SINGAPORE - Pan Expressway Island. Most would have glossed over the typographical error found on a locality map at the Downtown Line 3's (DTL3) new MacPherson MRT station.
But it did not escape the sharp eyes of university undergraduate Lim Boon Kiat, 22, who spotted the incorrect annotation of the Pan Island Expressway.
Mr Lim was among a group of 100 volunteers who spent about two hours on Friday afternoon (Aug 4) taking train trips and exploring stations on the DTL3, which will officially open on Oct 21.
Their job? To gauge the effectiveness of signs and maps placed around the stations in helping commuters get around, and to provide feedback to the Land Transport Authority (LTA).
Through what it calls a signage walk-through, the LTA hopes to identify potential gaps, and address them before the stations are opened.
Similar exercises were also conducted before the opening of the Circle Line, the Tuas West Extension and the Downtown Lines 1 and 2 (DTL 1 and DTL2).
The DTL3 comprises 16 stations over a 21km stretch, running from Fort Canning to Expo, and passing through areas such as Jalan Besar and Tampines. It will join up with the DTL1 and DTL2, which runs from Bukit Panjang to Chinatown.
On Friday, the 100 volunteers - including grassroots leaders and residents living nearby - explored seven of the stations: Bendemeer, Geylang Bahru, Mattar, MacPherson, Ubi, Kaki Bukit and Bedok North.
They were split into four groups and given tasks via their mobile devices, to locate exits, landmarks and other station facilities, and to take the train to other stations.
The participants interviewed by The Straits Times said they were able to get around without fuss, but gave suggestions on how signs and maps could be improved.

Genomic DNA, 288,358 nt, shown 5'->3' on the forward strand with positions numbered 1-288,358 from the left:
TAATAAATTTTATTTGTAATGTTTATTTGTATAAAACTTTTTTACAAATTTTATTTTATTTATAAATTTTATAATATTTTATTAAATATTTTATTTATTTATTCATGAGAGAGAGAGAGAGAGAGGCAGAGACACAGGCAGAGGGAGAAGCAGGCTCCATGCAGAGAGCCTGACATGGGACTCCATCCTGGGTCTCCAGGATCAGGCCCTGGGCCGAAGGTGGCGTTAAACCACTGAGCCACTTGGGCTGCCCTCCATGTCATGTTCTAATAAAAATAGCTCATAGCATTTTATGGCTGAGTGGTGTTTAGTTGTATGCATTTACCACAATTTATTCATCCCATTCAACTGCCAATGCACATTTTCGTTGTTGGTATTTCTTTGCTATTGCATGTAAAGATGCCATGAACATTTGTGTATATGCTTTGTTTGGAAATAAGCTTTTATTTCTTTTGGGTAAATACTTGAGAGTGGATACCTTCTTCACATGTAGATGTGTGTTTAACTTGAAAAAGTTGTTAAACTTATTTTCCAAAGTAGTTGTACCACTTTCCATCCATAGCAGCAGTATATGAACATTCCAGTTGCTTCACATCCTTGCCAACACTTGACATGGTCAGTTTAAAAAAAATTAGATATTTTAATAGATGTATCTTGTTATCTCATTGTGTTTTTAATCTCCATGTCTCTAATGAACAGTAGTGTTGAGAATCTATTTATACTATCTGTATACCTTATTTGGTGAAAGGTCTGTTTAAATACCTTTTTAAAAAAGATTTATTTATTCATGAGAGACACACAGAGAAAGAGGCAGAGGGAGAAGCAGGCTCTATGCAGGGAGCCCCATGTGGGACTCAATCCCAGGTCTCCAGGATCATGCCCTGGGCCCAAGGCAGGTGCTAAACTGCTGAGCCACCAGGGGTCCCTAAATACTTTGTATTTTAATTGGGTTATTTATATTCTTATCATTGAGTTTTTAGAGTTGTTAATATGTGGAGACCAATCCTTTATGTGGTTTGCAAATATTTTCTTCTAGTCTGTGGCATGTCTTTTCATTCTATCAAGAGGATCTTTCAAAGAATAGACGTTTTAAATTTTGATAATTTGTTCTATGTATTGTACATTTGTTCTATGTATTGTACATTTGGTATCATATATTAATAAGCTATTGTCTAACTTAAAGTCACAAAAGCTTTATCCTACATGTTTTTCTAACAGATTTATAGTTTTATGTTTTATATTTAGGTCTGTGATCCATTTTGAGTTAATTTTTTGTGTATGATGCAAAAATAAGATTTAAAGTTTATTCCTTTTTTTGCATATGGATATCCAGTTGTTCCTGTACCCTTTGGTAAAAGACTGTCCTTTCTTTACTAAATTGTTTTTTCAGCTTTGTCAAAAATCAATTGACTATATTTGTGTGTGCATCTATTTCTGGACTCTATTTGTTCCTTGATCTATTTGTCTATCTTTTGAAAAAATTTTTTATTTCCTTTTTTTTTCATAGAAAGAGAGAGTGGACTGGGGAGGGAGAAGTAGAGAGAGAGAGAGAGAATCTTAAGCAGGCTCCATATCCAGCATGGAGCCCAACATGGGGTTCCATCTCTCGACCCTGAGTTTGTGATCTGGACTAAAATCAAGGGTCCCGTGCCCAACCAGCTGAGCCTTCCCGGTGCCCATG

Madam Chong Sook Fong, 61, a retiree, said symbols could be used on the maps to indicate key points of interest, such as religious or government buildings. "It'll be easier for people to find the landmarks and which station exits to take," Madam Chong added.
Mr Lam Zhi Hao, 21, who is waiting to be enlisted, said that some of the overhead signs at MacPherson station could have more directions on them. He said that besides putting road names guiding commuters to their exits, landmarks could also be added in.
Mr Leow Kwok Kee, 62, a retiree, suggested placing more signs at one of the station exits on the ground level at Bendemeer station. He said some of the places around the station, such as the Jalan Besar Swimming Complex, are about a 10min walk away, and a sign could point commuters in the right direction.
Meanwhile, Mr Lim said of the "Pan Expressway Island" error he spotted: "It's a minor mistake but such errors may lead to commuters not trusting the (accuracy of) the map."